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Meet PCRM’s Associate Director of Laboratory Medicine: Kenneth Litwak, D.V.M., Ph.D.

Kenneth Litwak, DMV, PhD, PCRM Associate Director of Laboratory Medicine

Kenneth Litwak, D.V.M., Ph.D., started conducting animal experiments with the presumption that his work was going to save human lives. Nearly 20 years later, he is now a leading advocate for a very different approach to research.

Dr. Litwak received his Doctor of Veterinary Medicine from Kansas State University and his doctorate in molecular and cellular pathobiology from Wake Forest University, where he also completed a postdoctoral fellowship.

“I was always uncomfortable using animals to simulate human conditions, but I believed the benefits outweighed the harm that I was causing to animals,” says Dr. Litwak. “In retrospect, I was fooling myself.”

From 1998 to 2007, Dr. Litwak directed surgical research laboratories dedicated to testing artificial organs in animals at the University of Pittsburgh and the University of Louisville. During that time, he authored or co-authored nearly 40 published manuscripts.

But Dr. Litwak, who is now the Physicians Committee’s associate director of laboratory medicine, came to the realization that not only did animal experiments lead to suffering; animal disease “models” did not reflect the human condition.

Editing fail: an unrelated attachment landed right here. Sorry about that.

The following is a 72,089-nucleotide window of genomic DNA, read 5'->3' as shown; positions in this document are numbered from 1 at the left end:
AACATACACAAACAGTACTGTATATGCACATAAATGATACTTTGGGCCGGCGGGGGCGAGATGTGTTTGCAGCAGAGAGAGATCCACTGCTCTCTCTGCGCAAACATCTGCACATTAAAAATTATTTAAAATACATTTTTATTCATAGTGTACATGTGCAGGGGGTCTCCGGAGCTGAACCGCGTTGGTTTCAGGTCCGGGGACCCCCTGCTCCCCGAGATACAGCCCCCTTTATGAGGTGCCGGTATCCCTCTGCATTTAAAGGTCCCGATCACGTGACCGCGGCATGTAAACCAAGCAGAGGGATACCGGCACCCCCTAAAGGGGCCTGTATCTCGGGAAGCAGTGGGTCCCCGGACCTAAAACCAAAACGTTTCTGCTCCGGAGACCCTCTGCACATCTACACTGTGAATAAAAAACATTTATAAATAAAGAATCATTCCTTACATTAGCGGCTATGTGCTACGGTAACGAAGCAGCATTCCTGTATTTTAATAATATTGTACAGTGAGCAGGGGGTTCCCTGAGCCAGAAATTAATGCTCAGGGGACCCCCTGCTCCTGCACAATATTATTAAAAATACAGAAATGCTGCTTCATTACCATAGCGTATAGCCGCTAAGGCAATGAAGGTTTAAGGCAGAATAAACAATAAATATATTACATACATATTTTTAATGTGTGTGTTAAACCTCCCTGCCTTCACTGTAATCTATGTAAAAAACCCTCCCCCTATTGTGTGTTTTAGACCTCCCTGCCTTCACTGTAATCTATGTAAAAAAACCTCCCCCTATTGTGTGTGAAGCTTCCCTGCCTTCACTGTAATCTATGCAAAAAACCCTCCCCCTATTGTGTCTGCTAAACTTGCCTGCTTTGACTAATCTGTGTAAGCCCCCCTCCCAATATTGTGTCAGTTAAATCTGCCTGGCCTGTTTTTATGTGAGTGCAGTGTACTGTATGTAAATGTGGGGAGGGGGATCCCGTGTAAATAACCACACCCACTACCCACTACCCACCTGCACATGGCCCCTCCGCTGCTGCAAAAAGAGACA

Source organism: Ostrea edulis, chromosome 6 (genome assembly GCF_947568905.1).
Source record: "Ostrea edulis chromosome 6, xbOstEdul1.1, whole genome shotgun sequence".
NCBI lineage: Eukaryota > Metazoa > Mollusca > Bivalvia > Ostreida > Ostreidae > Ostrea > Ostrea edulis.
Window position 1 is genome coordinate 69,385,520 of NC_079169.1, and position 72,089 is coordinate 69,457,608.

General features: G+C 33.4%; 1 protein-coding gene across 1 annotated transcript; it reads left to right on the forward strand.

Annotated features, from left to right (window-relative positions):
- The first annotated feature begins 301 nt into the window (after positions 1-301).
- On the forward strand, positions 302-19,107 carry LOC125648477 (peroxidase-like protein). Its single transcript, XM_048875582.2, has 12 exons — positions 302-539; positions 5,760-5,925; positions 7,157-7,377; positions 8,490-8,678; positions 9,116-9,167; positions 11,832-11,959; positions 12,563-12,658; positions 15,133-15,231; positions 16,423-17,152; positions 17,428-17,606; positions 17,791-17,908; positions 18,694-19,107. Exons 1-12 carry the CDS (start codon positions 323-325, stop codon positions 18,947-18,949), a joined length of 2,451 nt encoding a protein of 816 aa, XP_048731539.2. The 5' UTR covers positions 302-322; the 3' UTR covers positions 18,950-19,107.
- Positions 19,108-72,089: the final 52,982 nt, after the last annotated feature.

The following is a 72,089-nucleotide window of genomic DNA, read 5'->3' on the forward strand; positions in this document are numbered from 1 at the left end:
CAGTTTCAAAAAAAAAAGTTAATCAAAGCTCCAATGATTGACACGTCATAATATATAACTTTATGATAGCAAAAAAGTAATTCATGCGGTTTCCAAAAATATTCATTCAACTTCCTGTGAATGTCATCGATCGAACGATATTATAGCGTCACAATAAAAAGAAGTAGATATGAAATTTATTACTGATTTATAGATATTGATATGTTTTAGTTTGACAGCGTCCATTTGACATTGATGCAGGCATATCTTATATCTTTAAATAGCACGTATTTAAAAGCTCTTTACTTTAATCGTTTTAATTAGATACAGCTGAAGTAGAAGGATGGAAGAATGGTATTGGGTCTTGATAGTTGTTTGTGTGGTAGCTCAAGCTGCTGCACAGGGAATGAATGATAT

“Heart failure develops in humans over decades,” says Dr. Litwak. “So why is it assumed that we will learn to treat the condition from experiments that induce heart failure in dogs over the course of weeks.”

From 2007 to 2013, Dr. Litwak was the attending veterinarian at the Cleveland Clinic, where he worked to improve the quality and level of care and welfare of the laboratory animals.

The combination of examining animal experiments from both a scientific and ethical stance ultimately led Dr. Litwak to leave research in 2013.

“The differences between an artificially manufactured animal disease and a real human patient are like the differences between a plastic lawn flamingo and the real bird,” says Dr. Litwak. “They are both pink, but closer examination reveals how truly different they are.”

Dr. Litwak now provides the Physicians Committee with scientific expertise on the issues of replacing animals use in research. He recently led the Physicians Committee’s campaign to stop the Taiwanese government from injecting unvaccinated beagle puppies with rabies (see page 17). He also spoke out against a highly publicized study that inaccurately equated the amount of sugar that is toxic in mice to humans.

“Animal experiments are based on so many flawed assumptions that they only serve to mislead and misinform medical progress,” says Dr. Litwak.
 



 

Good Medicine Autumn 2013

Good Medicine
Autumn 2013
Vol. XXII, No. 4

Good Medicine
ARCHIVE

 
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